Marathon effort finally over for Touro law school broker.
Zere, Long Island's leading woman commercial real estate broker, had spent more than 12 years fraught with pitfalls arranging the deal.
Zere, president of Ronkonkoma, N.Y.-based Zere Real Estate Services Inc., completed the deal last year, but the groundbreaking awaited permits from the town of Islip, which were issued only weeks ago.
The proposed 180,000 s/f, $33 million law campus is to be constructed on 14.58 acres of vacant land adjacent to the Alfonse M. D'Amato United States Courthouse and Suffolk County's Cohalan Court Complex. The land formerly was part of Central Islip State Psychiatric Center. Construction is expected to take 18 months.
The new campus, designed by the Ronkonkoma architectural firm, the Baldassano Architectural Group, is being built by Ronkonkoma-based Parr Development Corp.
"The new Touro Law Center will be a national educational treasure," Zere said. "I am proud to say that I was instrumental in making this monumental deal of a lifetime happen. It will benefit all Long Islanders for generations to come."
The law school, the first of its kind nationally, because of its proximity to federal and state courts, will stress hands-on legal education, expanding learning from the classroom and textbooks into real courtrooms.
It will also be a cornerstone in an effort to revitalize Central Islip.
Touro currently is housed in 120,000 square feet in a former junior high school in Huntington, NY. The school, part of Manhattan-based Touro College, was established in 1980.
Zere's involvement in the project began after a December 18, 1992, speaking engagement, when she was asked by college officials to help them find a site for a campus.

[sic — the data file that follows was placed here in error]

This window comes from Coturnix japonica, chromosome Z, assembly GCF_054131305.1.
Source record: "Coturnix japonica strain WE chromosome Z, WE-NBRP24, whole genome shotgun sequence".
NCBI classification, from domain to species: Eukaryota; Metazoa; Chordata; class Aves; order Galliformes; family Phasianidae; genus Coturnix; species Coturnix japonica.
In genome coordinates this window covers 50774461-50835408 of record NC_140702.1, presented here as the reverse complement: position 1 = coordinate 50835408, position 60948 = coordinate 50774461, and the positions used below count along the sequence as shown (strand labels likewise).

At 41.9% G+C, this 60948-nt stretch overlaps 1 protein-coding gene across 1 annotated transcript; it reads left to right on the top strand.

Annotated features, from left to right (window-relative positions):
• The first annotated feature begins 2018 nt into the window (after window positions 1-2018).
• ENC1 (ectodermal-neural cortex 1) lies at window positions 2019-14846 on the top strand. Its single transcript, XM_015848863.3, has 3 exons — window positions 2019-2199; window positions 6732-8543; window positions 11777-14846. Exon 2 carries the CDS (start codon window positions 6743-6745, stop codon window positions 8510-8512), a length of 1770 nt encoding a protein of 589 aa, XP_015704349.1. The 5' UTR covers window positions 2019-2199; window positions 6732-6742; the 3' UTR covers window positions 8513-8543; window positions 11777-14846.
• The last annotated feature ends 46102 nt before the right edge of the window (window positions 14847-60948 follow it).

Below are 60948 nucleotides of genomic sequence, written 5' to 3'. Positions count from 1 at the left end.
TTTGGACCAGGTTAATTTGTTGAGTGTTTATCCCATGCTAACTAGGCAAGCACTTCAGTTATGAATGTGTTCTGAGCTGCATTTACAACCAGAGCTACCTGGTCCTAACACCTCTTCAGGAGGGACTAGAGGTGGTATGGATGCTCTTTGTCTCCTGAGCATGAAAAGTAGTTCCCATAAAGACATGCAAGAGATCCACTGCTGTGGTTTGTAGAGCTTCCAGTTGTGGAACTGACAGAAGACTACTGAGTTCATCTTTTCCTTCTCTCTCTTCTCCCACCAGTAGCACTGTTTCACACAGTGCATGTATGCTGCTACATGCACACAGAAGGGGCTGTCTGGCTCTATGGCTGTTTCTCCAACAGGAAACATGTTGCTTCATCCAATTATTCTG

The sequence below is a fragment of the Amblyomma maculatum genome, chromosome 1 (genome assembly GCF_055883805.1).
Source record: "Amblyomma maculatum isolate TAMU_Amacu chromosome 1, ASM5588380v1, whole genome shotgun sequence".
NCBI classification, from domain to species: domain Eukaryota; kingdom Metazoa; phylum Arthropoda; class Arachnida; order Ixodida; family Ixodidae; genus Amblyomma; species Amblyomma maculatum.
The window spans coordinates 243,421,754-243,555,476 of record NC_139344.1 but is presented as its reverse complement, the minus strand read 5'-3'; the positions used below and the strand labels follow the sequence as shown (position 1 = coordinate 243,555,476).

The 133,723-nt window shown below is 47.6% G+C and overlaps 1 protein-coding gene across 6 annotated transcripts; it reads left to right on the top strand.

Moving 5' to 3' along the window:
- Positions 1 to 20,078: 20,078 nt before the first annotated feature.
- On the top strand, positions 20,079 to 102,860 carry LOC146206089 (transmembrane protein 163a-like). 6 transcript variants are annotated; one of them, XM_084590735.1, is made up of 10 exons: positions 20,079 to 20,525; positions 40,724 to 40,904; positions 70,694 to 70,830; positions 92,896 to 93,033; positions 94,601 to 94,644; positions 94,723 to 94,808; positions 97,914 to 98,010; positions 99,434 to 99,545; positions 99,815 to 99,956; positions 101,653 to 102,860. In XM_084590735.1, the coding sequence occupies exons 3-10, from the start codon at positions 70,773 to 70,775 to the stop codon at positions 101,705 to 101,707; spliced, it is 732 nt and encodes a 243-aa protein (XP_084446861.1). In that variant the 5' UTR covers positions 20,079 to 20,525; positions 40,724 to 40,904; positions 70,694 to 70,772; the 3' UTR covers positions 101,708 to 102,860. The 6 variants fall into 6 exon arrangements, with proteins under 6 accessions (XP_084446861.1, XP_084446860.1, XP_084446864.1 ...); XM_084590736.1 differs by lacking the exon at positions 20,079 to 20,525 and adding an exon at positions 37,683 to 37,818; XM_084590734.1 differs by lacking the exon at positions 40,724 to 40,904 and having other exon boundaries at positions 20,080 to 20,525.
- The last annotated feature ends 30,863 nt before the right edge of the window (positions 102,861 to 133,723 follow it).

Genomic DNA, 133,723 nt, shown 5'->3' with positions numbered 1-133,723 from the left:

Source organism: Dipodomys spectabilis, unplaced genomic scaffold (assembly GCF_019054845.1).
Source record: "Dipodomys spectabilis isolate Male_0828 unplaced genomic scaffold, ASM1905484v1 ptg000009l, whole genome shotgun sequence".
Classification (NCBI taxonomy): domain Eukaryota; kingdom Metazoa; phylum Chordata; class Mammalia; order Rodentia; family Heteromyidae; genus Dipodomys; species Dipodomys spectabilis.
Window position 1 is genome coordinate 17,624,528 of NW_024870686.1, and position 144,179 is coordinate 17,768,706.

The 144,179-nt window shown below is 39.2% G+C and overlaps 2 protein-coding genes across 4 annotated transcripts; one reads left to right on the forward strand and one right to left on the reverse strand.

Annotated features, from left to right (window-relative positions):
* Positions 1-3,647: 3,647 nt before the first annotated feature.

She recommended a site in Central Islip owned by the New York Institute of Technology, which years earlier had acquired property for its own campus on what had been part of the Central Islip Psychiatric Center
There were difficult negotiations over price with NYIT and problems in getting state and federal approvals to use a former hospital building for private use.
After teaming with Ron Parr, they decided that building from the ground up would be a better alternative and found the 15.48-acre parcel that was owned by the New York State Urban Development Corp..
After much negotiation and appraisal, the state agree to sell the land to Touro for $10,000 an acre, but with a requirement it only be used for educational purposes. The sale, however, required legislation to go through and it was only after a years-long lobby effort by Parr and Governor George Pataki, did a measure pass.
Zere credits Parr for the success of the effort. "Our tenacity, creativity and fortitude as a team kept us going."
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|Publication:||Real Estate Weekly|
|Date:||Mar 9, 2005|
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